Despite a ban, stubble burning in the district is going on unabated. The violations are either not reported to the authorities or no action is taken in the 'interest' of farmers, hence the prohibitory orders remain on paper only. The political class that does not want to annoy farmers, notwithstanding the damage the practice does to the environment and farmers' own lands, makes sure that the menace goes unnoticed.
The farmers say they acknowledge the adverse effects of burning of crop residue but they have no alternative, whereas environmentalists demand a strict ban on it. “We can neither dump the stubble deep in the earth as it is a costly proposition, nor we can afford costly agriculture devices to remove it,” said farmer Jagtar Singh.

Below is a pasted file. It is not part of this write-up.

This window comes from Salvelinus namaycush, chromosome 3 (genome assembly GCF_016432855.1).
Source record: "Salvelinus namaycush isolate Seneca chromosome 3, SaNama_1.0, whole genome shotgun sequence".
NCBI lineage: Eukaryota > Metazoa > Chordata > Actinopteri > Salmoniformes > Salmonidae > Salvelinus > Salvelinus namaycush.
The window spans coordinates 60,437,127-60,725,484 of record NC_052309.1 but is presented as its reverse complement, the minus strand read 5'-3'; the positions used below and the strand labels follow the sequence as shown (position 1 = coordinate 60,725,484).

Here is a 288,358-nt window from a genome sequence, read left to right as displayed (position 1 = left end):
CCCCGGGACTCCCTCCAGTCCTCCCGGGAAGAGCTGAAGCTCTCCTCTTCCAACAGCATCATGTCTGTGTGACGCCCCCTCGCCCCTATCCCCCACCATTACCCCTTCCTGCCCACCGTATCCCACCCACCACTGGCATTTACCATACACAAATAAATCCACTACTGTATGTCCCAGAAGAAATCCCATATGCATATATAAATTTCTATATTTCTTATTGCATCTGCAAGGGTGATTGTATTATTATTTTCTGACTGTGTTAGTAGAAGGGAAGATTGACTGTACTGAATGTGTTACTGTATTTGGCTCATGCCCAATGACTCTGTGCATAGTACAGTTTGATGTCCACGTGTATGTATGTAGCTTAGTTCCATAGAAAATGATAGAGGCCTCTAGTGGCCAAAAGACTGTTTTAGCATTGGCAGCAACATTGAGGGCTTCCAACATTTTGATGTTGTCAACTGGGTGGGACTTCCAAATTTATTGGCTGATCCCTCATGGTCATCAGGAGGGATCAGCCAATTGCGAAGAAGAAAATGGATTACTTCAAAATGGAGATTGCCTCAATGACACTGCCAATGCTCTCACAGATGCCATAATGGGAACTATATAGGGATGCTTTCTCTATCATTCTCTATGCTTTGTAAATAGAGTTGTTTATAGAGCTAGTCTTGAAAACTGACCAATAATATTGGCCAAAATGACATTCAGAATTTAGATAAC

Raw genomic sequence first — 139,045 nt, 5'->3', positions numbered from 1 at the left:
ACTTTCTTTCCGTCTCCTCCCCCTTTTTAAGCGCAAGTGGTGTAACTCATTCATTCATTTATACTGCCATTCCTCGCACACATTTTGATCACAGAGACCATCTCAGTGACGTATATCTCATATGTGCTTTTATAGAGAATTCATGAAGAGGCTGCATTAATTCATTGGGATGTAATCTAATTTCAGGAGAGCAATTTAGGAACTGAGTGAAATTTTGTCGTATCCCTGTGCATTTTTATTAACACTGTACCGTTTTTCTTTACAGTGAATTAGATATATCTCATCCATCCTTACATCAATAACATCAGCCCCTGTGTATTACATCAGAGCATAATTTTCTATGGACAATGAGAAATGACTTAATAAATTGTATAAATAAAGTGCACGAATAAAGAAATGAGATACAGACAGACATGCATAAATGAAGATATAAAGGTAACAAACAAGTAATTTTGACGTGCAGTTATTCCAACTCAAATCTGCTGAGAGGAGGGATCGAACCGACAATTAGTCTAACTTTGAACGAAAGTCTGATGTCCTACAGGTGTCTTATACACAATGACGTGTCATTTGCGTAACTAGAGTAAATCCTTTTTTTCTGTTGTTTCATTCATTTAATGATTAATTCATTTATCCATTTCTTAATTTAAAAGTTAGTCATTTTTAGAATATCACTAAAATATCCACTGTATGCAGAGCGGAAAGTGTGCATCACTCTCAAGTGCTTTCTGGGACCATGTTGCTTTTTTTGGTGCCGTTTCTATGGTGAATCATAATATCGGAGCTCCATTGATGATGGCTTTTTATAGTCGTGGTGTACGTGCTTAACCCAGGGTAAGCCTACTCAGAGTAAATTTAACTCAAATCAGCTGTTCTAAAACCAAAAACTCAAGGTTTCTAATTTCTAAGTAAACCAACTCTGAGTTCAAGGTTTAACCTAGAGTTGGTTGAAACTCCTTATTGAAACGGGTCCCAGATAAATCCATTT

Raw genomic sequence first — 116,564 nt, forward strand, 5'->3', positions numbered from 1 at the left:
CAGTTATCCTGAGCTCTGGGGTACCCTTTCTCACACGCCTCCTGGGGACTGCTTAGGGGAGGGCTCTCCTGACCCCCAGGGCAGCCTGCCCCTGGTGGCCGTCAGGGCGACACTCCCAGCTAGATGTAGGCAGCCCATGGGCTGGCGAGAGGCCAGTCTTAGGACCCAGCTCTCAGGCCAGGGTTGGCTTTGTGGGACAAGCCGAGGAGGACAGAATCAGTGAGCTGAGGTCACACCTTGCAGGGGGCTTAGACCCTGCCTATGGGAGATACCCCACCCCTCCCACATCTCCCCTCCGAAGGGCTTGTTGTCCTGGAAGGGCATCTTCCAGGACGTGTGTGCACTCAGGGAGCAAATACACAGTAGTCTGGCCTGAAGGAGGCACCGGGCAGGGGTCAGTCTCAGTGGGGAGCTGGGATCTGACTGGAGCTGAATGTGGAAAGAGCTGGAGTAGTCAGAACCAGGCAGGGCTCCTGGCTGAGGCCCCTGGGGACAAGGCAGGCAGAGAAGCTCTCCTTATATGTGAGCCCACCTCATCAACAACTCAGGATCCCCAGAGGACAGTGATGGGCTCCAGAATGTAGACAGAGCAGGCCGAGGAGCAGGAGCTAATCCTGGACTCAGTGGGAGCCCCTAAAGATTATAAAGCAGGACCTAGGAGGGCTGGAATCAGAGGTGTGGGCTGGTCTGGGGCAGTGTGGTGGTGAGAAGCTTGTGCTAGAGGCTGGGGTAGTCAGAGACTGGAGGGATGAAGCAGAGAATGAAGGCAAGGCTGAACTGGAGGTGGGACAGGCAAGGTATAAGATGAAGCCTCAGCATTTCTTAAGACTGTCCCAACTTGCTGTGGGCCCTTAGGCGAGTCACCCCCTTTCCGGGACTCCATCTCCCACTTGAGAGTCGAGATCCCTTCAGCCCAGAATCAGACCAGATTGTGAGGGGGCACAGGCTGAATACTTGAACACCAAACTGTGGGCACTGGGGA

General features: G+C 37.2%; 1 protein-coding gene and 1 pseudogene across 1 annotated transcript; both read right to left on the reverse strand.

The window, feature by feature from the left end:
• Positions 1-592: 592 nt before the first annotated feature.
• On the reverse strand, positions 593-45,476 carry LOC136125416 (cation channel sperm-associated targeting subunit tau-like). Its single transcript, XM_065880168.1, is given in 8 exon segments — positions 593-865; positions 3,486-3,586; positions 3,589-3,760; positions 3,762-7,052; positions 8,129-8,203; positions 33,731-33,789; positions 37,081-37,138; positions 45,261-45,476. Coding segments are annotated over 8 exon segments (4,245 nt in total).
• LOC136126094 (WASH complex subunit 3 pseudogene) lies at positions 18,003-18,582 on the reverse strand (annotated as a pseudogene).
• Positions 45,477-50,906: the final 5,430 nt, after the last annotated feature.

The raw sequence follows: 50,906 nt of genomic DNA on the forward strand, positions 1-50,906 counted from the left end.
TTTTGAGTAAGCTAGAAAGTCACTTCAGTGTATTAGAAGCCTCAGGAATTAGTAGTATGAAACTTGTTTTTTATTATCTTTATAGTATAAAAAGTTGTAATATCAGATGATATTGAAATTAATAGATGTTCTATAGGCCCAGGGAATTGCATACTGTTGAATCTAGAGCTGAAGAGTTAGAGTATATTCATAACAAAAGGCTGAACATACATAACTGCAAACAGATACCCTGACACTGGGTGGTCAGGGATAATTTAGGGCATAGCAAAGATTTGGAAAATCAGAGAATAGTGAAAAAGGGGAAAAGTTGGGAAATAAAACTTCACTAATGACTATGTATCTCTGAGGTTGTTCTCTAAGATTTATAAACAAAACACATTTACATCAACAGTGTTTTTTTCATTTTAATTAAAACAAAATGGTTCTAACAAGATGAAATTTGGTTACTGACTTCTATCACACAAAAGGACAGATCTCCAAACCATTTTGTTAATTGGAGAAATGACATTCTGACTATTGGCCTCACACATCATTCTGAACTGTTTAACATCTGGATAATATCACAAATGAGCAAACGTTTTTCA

Another farmer, Paramjt Singh, said the government should first provide an alternative and then issue the diktat. “Even the Punjab and Haryana high court has said only farmers cannot be held responsible for the situation and asked the government to provide affordable solution to them,” he said, citing the court judgment.
Social Democratic Party president and social activist Jai Gopal Dhiman, however, said the government should ensure strict implementation of its orders as it was not only in the interest of the society but also good for the farmers as they were losing soil fertility. “The farmers are carrying on with the practice for their convenience but they should be made aware of its ill-effects. If they don't listen, strict action should be taken against them,” he said. “The entire society should not suffer due to the mistakes of a few people.”
Punjab Pollution Control Board executive officer ML Chauhan said the department could not initiate proceedings against violators. “If district magistrate's orders are flouted, it is for the police to register a case,” he said, but when a number of station house officers were contacted, they said they had not received any complaint.